Triangles. You see them everywhere, especially in this day and age. Printed on dresses, messenger bags and whatnot. (I’m partly responsible for that to some extent.) Adopted as trademarks. Tattoed on whatever. I don’t know how they got so big. I think it has something to do with our generation’s oblivious way of looking at things.
More than ever now in this eon of design, it has become more and more common for one to see the forest—the big picture, the underlying message—before the trees. Design schools and institutions brainwash us to see what shapes signify, what colors suggest and what lies beneath words. Today’s crop of planners, designers and builders are the products of this very intuitive age.
Designers, right? Cornerstone of our multigenerational whateverness. We spray symbols all over the place, and people pick them up having no slightest idea of what they mean. FYI, this triangle phase is just the latest round of our great scheme to take over the world. And it works. No sweat. People go bananas over triangles. Young people dig them the most. Hell, even I love them too. There are others, however, who are aware of this trend and what it means. Pretty, pretty bucks.
Wearing a symbol is a bold statement of who you are and what you support. It’s about communicating the statement in a simplified, abstract manner. “I’m a Christian. This is my cross. It’s not the cross that matters, but what it signifies and what it means to me that does. It could be made of wooden sticks or two pieces of metal. It could be imaginary.” Or “I love Pink Floyd. I’ve seen them live 26 times!”
In today’s generation, symbolism is about more than that. It shows affinity in an unrestricted sense. Symbolism of the present still reflects certain aspects of one’s faith, system of belief or fandom, but it generally differs from the traditional understandings of the system. It’s easier now to be an overnight fan of an actor, band or religion when the prerequisites of what it takes to be a “fan” dissolve into vagueness. A symbol merely suggests that the wearer is one thing, but the association often doesn’t stick. Just because someone wears a Rolling Stones T-shirt doesn’t make him a fan. It’s all fashion now. Pure commercialism.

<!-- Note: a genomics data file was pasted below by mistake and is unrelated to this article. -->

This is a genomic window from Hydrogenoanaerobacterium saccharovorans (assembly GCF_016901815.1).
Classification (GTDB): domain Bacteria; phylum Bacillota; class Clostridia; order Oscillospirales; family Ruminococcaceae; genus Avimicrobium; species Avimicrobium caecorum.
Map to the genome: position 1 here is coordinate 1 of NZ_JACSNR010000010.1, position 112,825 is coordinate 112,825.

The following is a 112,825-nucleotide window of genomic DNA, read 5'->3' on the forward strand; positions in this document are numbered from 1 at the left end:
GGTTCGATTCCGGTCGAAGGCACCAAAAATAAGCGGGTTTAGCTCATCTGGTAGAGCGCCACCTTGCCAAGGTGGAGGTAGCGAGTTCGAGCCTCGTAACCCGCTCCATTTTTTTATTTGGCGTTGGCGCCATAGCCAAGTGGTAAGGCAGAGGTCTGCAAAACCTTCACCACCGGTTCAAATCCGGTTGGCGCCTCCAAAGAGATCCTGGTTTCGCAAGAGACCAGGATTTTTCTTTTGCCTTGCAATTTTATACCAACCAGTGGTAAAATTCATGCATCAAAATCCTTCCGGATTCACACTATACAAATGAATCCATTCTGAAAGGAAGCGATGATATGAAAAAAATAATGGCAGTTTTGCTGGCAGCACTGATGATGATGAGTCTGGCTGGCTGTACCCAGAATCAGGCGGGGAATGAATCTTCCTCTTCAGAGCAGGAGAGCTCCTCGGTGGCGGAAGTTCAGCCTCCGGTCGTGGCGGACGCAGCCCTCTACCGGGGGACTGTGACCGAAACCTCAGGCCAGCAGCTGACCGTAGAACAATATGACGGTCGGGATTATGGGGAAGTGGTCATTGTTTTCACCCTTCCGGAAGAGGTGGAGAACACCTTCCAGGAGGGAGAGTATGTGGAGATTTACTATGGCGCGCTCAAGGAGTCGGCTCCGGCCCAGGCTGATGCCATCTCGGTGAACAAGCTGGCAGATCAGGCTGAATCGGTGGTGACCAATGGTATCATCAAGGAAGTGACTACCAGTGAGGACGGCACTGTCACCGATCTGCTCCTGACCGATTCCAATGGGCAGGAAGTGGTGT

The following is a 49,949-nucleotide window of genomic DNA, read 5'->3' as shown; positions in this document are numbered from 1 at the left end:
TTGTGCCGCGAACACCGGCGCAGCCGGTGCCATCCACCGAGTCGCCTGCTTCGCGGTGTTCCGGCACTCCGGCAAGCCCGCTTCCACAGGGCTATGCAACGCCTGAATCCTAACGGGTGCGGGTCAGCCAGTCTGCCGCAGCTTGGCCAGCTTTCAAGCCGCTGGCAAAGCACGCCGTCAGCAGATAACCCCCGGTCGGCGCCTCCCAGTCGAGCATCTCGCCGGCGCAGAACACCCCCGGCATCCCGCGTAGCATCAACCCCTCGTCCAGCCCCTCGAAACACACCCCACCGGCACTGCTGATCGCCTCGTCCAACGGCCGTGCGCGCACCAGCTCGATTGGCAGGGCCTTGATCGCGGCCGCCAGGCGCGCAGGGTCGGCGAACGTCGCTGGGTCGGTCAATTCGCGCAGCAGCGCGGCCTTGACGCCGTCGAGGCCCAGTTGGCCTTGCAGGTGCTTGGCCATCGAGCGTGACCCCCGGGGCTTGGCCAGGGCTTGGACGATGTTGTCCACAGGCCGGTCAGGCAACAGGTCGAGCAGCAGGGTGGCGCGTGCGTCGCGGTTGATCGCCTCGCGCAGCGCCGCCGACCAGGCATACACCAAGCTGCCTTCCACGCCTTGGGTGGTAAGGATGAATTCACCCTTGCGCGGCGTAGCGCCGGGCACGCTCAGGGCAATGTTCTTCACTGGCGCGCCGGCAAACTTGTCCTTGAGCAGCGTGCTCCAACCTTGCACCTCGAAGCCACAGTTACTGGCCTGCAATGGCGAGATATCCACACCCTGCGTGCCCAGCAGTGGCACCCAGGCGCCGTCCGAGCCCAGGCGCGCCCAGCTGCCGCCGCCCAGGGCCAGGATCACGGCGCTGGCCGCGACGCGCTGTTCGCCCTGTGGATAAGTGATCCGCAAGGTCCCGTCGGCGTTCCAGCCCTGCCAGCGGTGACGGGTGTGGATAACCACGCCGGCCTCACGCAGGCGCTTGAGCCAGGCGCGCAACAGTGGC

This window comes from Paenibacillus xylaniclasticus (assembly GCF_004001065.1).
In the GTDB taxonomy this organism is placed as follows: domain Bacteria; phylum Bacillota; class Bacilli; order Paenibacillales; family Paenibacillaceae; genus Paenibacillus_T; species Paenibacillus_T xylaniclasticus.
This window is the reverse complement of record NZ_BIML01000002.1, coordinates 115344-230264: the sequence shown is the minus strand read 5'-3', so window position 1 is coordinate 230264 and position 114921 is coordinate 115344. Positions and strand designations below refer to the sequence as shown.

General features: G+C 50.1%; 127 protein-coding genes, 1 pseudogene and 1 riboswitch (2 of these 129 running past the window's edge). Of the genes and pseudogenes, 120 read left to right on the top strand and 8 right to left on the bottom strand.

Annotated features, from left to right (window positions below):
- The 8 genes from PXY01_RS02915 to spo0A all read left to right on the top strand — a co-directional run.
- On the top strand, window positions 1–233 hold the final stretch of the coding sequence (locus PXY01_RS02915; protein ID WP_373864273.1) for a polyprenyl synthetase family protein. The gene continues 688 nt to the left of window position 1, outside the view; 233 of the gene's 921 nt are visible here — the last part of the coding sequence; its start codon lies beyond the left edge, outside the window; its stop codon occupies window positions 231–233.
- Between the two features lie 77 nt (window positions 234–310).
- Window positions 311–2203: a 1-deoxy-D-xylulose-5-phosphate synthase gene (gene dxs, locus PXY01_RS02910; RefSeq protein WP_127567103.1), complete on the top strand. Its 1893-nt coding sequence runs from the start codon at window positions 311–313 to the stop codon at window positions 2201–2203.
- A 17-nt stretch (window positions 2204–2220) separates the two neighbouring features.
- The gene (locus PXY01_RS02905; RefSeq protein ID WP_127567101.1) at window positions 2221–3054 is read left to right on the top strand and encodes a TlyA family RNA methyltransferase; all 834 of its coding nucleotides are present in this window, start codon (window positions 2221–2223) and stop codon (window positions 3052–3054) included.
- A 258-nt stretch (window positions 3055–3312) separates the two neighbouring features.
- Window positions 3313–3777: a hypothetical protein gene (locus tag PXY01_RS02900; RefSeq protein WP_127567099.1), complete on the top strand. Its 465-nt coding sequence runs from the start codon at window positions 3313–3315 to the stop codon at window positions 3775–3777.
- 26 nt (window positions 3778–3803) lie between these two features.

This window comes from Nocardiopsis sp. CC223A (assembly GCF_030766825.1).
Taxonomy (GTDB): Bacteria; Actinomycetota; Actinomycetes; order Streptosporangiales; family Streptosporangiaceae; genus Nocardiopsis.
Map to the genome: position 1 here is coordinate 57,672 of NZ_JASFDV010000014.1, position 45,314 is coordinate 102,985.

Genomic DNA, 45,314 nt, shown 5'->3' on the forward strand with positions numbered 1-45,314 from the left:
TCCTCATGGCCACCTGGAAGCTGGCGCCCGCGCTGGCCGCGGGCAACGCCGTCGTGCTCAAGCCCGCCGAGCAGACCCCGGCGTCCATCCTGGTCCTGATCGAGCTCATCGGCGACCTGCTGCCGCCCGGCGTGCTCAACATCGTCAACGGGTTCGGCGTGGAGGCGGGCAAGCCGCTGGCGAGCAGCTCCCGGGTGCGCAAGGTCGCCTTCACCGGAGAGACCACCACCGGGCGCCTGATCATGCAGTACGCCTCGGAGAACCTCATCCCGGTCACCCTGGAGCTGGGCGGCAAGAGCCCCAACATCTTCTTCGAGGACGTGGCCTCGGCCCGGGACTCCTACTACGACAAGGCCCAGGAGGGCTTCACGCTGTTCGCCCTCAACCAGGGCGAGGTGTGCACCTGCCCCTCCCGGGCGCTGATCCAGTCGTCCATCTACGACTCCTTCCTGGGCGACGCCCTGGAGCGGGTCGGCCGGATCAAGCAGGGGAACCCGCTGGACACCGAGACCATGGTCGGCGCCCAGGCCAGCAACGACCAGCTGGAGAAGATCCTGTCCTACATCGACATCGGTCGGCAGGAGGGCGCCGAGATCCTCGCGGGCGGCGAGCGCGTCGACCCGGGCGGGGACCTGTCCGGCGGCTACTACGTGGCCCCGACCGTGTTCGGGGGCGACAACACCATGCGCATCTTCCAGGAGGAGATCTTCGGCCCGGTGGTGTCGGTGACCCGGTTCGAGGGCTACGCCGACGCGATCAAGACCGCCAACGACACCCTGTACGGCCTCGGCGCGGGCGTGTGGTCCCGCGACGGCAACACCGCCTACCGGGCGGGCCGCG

But, of course, a Rolling Stones T-shirt is a Rolling Stones T-shirt. There has to be a sense of identity attached to it somewhere. A right symbol for the right person is a powerful self-affirming tool for all of the world to see. And so it goes with whatever you like. “This is me.” “This is my Buddhist tattoo.” “The Echelon is my family.” “I’m a circle. I’m a peaceful, spiritual person.” And so on.
I find triangles very subtle and visually assertive at the same time. They imply a sense of direction and purpose. When used properly, they can be a powerful representation of one’s ideals. (The Illuminati comes to mind.) They can be masculine, feminine, good, evil, progressive or regressive depending on how they are oriented.
Triangles form a fixed rigid shape. In architecture, a triangular structure is considered stronger than its rectangular cousin because it is not prone to geometric distortion and may only collapse due to material fatigue. Triangles embody strength and will.
My favorite association of the shape, by the way, has always been the alchemical one as shown on the posters above.
Apart from making you look like a rockstar, that’s all I know about triangles really. I assume that whoever wears a hat knows the point of wearing it, so I just leave it at that.
And, yes, I listen to YACHT.